going up in a lift that I got into conversation with a young... patient. I said to him:
    'This is a pretty good place isn't it?' He was looking out of the lift at the time and
    replied: 'Its like being inside a spaceship'. For me that was the trigger to go outside
    the traditional for a name. The next day, mulling over the spaceship idea while on a
    run, I developed 'The Starship'" (B Harvey, personal communication).
In the years since, the normalising potential of the fantasy-laden name continues to be
recognised. According to the Starship's current General Manager:
   "The metaphor is a distraction for kids who are the real target. We're keen to normalise
    the hospital experience. That's one reason we got McDonald's in here. Psychologists
    tell us the biggest fear of children under six is separation, being left alone. By making
    the hospital seem familiar to children, we have aimed to reduce children's anxiety"
    (G Close, personal communication).
    From the outset, there was excitement at the name in terms of its 'sell-ability' and
ultimate potential to be a highly popular and visible part of Auckland's therapeutic
landscape. It was optimistically reported that "the Starship image could put the
hospital on the tourist trail...overseas visitors could soon visit Kelly Tarlton's Under-
water World, the Aotea Centre and the Starship"(7) (New Zealand Herald 1992a).
Indeed, the hospital's business and marketing manager of the time, Roger Bannister,
"confirmed that groups of tourists were already being shown through the hospital,

(7)
    These attractions are, respectively, a walk-through aquarium, and the city's recently completed
performing arts centre.
To boldly go?                                                                                 213

although the tours were confined to the atrium area" (New Zealand Herald 1992a).
Such media reports clearly added to inventing* the Starship as a place (Anderson and
Gale, 1992), and cementing its attractiveness to potential sponsors.
    The name was confidently applied in signs and advertising without the subtitle
'Children's Hospital' in expectation that there would be rapid public assimilation of
the chosen metaphor. Cultural sensitivity was one rationale behind the name. The
Herald reported on its abbreviation to simply 'Starship', stating that
   "Mr Harvey said the word 'hospital' was a definite no-no in the new name because it
     had connotations, particularly for Maori and Pacific Islands people, of sickness
     and death."
Reference to Auckland was also avoided as the hospital serves a larger area than the
city. The name was chosen "after consultation with staff, the Maori community, and
clinicians", and in avoiding a prosaic name,
   "the hospital was following in the footsteps of many overseas children's hospitals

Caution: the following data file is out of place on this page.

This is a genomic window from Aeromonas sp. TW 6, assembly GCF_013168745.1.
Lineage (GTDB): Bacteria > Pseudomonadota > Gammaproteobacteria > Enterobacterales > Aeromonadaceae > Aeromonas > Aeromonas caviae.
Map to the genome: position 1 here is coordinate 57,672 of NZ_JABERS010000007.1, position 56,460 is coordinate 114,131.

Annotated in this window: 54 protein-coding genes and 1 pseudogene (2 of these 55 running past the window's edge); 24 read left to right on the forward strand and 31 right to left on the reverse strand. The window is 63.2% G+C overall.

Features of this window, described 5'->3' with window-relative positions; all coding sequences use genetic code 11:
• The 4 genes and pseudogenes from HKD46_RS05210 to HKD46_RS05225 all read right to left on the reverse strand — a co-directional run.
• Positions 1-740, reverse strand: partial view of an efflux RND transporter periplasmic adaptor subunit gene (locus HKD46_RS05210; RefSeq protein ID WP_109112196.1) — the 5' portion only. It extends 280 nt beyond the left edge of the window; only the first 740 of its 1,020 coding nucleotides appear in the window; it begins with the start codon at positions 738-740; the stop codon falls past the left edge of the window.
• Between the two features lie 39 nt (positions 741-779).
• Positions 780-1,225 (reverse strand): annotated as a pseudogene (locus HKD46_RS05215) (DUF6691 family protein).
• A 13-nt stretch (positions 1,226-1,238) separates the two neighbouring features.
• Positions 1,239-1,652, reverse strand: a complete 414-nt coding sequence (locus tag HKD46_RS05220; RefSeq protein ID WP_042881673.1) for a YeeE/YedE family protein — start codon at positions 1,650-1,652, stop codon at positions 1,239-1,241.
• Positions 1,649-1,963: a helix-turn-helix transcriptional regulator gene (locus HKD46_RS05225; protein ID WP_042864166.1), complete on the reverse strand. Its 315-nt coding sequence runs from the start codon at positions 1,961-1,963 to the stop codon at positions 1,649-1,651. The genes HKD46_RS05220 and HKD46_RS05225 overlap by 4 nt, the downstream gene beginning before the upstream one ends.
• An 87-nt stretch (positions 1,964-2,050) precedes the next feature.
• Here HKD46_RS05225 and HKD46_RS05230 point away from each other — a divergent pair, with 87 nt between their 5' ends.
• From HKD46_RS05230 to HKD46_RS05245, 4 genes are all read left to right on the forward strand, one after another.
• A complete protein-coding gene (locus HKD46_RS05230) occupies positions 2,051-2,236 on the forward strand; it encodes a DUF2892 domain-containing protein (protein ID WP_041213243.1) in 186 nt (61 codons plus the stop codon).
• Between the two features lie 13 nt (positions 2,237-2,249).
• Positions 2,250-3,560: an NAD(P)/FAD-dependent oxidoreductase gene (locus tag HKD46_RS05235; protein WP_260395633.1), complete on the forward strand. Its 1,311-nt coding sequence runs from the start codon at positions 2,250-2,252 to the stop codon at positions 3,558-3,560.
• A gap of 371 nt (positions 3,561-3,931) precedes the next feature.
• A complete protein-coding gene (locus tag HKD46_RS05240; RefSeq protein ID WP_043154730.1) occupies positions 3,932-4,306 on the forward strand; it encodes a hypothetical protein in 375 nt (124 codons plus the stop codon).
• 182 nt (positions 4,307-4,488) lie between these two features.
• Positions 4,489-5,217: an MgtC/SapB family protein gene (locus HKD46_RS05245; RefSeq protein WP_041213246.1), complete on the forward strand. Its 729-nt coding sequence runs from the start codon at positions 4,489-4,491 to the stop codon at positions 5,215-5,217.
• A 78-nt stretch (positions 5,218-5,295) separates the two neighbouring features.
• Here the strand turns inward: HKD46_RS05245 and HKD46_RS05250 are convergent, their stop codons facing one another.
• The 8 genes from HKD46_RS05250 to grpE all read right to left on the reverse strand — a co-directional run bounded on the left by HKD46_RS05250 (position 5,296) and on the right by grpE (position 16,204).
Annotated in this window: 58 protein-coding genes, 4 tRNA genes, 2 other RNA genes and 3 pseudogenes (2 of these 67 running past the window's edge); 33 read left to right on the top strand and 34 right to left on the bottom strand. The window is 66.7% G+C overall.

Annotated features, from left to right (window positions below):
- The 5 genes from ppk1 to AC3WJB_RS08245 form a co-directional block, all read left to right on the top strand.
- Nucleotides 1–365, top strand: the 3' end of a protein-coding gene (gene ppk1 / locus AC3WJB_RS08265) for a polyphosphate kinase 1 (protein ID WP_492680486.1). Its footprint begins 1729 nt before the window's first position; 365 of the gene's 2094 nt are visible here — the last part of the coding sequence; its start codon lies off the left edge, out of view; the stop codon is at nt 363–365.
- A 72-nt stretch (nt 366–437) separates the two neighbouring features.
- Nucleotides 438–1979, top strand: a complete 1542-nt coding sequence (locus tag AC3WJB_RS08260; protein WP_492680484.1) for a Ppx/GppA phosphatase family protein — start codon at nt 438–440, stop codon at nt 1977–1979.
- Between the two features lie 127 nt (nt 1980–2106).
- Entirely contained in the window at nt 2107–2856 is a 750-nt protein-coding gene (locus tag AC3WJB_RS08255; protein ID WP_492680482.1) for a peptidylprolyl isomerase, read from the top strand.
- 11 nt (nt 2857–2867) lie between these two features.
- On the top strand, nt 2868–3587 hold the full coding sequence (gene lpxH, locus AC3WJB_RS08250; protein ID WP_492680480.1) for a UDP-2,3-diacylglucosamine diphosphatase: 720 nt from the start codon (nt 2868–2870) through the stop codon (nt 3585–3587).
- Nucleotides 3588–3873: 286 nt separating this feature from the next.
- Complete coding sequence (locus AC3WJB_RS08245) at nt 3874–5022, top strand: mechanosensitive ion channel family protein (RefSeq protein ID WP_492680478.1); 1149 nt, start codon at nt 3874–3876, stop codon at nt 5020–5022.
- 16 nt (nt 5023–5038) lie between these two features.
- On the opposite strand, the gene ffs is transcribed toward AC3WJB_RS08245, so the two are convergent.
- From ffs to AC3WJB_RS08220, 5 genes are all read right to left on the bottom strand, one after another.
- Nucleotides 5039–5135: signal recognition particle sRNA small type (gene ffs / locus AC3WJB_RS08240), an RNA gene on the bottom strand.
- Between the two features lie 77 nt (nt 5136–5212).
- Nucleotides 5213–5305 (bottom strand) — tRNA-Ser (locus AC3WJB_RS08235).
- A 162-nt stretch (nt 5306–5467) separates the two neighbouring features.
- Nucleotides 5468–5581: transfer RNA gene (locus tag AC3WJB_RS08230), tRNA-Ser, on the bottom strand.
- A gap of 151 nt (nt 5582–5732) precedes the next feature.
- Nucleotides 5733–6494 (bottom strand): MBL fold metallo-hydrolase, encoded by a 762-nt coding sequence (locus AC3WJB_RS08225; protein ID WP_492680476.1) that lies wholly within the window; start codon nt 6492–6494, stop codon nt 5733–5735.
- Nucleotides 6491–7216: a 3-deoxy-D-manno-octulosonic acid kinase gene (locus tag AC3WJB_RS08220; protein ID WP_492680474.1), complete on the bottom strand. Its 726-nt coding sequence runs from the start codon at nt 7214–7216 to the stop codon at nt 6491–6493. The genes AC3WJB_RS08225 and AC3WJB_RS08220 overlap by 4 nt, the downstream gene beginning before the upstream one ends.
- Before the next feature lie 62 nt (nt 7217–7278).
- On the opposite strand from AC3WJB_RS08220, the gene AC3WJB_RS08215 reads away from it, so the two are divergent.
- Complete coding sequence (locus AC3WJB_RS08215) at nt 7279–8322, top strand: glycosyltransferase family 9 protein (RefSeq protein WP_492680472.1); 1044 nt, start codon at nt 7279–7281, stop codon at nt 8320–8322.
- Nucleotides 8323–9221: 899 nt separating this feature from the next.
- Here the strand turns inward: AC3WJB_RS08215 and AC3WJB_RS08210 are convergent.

which marketed their product to attract sponsorship... the Starship image and logo
     would give sponsors something to which they could relate... most importantly, every
     child in the country would come to know the Starship as an exciting place rather than
     something of which to be scared" (New Zealand Herald 1992a, emphasis added).
The naming was thus concerned with setting norms for the hospital: the metaphor
potentially had euphemistic content for users, and also connoted a catchy optimism for
sponsors. The allusion to science fiction involved links between the Starship name and
the television (and later film) scries "Star Trek". However, as if to appeal to a younger
generation of popular culture consumers, the lettering and image included in the
original promotional logo for the hospital alludes more to the Star Wars scries of films
(seefigure2). Perhaps significantly, Star Trek is a better-known icon of popular culture to
parents and (now middle-aged) potential donors than to current children, although more
recent representations of 'starships' have saturated youth culture with movies such as 'ET'
and Independence Day'. In all such representations, the emotions evoked by youthful
hospital users are likely to vary from excitement to anxiety, an almost unavoidable
ambivalence given the intrinsically polysemic qualities of metaphor itself (Kearns, 1997).
     As a newspaper headline proclaimed at the time of naming "Not Everyone is
Starstruck by the Starship Image" (New Zealand Herald 1992c). Cartoonists (seefigure3,
over) as well as columnists took delight in poking fun at the name:
   "A hospital without sickness and death—well not that you talk about, anyway....
     Did I say death? Well, feed me to the Daleks. The 'D' word must be banned. No
     one will die. They'll be beamed up to the Big Burger King in the sky instead"
     (Rudman, 1992).

Figure 2. Allusion to "Star Trek"; the early hospital logo (courtesy of Starship Hospital).